Despite misgivings about the closed-door process used to write a bill to repeal and replace the Affordable Care Act and its potential impact on rural health care providers, Republican U.S. Sen. Jerry Moran joined his Kansas counterpart, Pat Roberts, in voting to begin debate on the legislation.
In a statement released Tuesday, Moran said he has for years been “committed to repealing and replacing Obamacare.”
“I will continue, however, to strongly oppose the BCRA (Better Care Reconciliation Act),” he said, referring to the Senate’s replacement bill, which he said failed to “adequately repeal Obamacare” or address rising health care costs.
Demonstrators in the U.S. Senate gallery shouted, “kill the bill” and “don’t kill us, kill the bill,” as voting began Tuesday. Guards quickly removed them, but their chants echoed in the hallway outside the chamber as the voting proceeded.
Arizona Republican Sen. John McCain made a dramatic return to the Capitol to vote in favor of the motion. Vice President Mike Pence cast the deciding vote, breaking a 50-50 tie.
Members on both sides of the aisle greeted McCain — whom doctors diagnosed with a brain tumor last week — with applause as he entered the chamber.
After the vote, McCain urged his colleagues to work together on a compromise bill that both Republicans and Democrats could support.
Moran’s explanation disappointed Kansans who just last week were encouraged by his opposition to the Senate bill.
Brad Linnenkamp, a Kansan with disabilities from Lawrence, said he would be among those on the phone to Moran’s office.
“I think in the long run we can get him to turn around, and hopefully that could turn the tide in the right direction,” Linnenkamp said Tuesday at a Kansas Statehouse event staged by disability advocates opposed to repeal of the ACA.
With Congress inching closer to repeal, Kansans who support Obamacare are stepping up their campaign to save both it and the opportunity to expand KanCare, the state’s privatized Medicaid program.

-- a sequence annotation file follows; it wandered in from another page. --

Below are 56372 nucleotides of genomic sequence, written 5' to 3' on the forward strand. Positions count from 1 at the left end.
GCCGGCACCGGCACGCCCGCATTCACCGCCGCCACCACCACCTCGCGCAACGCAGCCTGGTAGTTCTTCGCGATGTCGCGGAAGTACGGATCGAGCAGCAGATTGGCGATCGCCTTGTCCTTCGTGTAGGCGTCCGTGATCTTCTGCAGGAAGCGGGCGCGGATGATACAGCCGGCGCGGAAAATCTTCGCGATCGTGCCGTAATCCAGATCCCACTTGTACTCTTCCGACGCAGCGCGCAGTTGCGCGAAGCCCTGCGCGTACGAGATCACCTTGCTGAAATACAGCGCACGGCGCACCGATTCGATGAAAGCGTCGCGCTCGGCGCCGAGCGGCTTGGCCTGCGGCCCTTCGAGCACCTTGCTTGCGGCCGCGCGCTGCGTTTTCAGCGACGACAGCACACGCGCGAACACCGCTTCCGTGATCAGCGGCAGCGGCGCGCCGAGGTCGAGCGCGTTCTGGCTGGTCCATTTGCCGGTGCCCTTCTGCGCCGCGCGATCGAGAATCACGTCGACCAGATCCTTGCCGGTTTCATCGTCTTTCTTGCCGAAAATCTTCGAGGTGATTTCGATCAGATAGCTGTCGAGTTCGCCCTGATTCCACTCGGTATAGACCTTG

The Republican repeal bills considered so far would prohibit Kansas lawmakers from expanding Medicaid coverage to low-income adults as 32 states and the District of Columbia have done.
Those bills also would reduce federal Medicaid funding by more than $700 billion over 10 years.
An analysis done for the Alliance for a Healthy Kansas by Manatt Health shows that the block grant plan in the Senate’s repeal and replace bill would require the state to replace nearly $1 billion in federal Medicaid funding between 2020 and 2026.
“It’s impossible for the Kansas budget to absorb cuts of this magnitude without raising taxes or significantly cutting services, especially in our state’s rural communities,” said David Jordan, executive director of the alliance, an advocacy coalition funded by several regional health foundations.
Another study, this one by the Urban Institute, estimated that 100,000 Kansans would no longer have health insurance by 2022 under the Senate bill.
“Any bill that causes more than 100,000 Kansans to lose their health coverage, raises costs for others, particularly older and lower-income Kansans, and guts Medicaid takes us backward,” said Sheldon Weisgrau, director of the foundation-funded Health Reform Resource Project.